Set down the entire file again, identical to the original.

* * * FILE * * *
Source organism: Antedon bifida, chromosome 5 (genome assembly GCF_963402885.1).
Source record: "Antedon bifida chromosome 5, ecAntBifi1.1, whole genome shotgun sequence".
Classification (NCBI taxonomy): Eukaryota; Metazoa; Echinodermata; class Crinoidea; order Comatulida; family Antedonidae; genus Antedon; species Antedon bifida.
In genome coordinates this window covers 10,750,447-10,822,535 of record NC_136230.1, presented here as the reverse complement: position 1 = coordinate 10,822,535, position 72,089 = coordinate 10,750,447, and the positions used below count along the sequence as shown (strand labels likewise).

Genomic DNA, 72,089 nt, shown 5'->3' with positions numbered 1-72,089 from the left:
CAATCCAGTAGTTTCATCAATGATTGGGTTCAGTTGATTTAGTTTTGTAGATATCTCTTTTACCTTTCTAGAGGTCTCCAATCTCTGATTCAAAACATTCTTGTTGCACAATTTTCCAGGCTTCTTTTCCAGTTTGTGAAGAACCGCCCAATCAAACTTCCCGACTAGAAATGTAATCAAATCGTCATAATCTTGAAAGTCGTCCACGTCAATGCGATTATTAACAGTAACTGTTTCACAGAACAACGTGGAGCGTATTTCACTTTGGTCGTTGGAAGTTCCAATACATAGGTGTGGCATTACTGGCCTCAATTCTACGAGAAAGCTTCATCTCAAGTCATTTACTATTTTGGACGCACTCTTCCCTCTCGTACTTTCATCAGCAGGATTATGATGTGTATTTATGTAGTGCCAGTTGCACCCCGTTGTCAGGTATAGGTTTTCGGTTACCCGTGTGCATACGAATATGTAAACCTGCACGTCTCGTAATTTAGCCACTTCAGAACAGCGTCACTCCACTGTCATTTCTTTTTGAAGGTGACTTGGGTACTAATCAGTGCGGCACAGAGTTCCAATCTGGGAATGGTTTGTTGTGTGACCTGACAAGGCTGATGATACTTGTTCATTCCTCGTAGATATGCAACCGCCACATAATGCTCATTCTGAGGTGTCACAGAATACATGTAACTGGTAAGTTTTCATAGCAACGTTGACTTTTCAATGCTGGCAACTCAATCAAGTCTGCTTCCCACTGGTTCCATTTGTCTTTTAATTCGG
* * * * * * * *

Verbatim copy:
Source organism: Antedon bifida, chromosome 5 (genome assembly GCF_963402885.1).
Source record: "Antedon bifida chromosome 5, ecAntBifi1.1, whole genome shotgun sequence".
Classification (NCBI taxonomy): Eukaryota; Metazoa; Echinodermata; class Crinoidea; order Comatulida; family Antedonidae; genus Antedon; species Antedon bifida.
In genome coordinates this window covers 10,750,447-10,822,535 of record NC_136230.1, presented here as the reverse complement: position 1 = coordinate 10,822,535, position 72,089 = coordinate 10,750,447, and the positions used below count along the sequence as shown (strand labels likewise).

Genomic DNA, 72,089 nt, shown 5'->3' with positions numbered 1-72,089 from the left:
CAATCCAGTAGTTTCATCAATGATTGGGTTCAGTTGATTTAGTTTTGTAGATATCTCTTTTACCTTTCTAGAGGTCTCCAATCTCTGATTCAAAACATTCTTGTTGCACAATTTTCCAGGCTTCTTTTCCAGTTTGTGAAGAACCGCCCAATCAAACTTCCCGACTAGAAATGTAATCAAATCGTCATAATCTTGAAAGTCGTCCACGTCAATGCGATTATTAACAGTAACTGTTTCACAGAACAACGTGGAGCGTATTTCACTTTGGTCGTTGGAAGTTCCAATACATAGGTGTGGCATTACTGGCCTCAATTCTACGAGAAAGCTTCATCTCAAGTCATTTACTATTTTGGACGCACTCTTCCCTCTCGTACTTTCATCAGCAGGATTATGATGTGTATTTATGTAGTGCCAGTTGCACCCCGTTGTCAGGTATAGGTTTTCGGTTACCCGTGTGCATACGAATATGTAAACCTGCACGTCTCGTAATTTAGCCACTTCAGAACAGCGTCACTCCACTGTCATTTCTTTTTGAAGGTGACTTGGGTACTAATCAGTGCGGCACAGAGTTCCAATCTGGGAATGGTTTGTTGTGTGACCTGACAAGGCTGATGATACTTGTTCATTCCTCGTAGATATGCAACCGCCACATAATGCTCATTCTGAGGTGTCACAGAATACATGTAACTGGTAAGTTTTCATAGCAACGTTGACTTTTCAATGCTGGCAACTCAATCAAGTCTGCTTCCCACTGGTTCCATTTGTCTTTTAATTCGG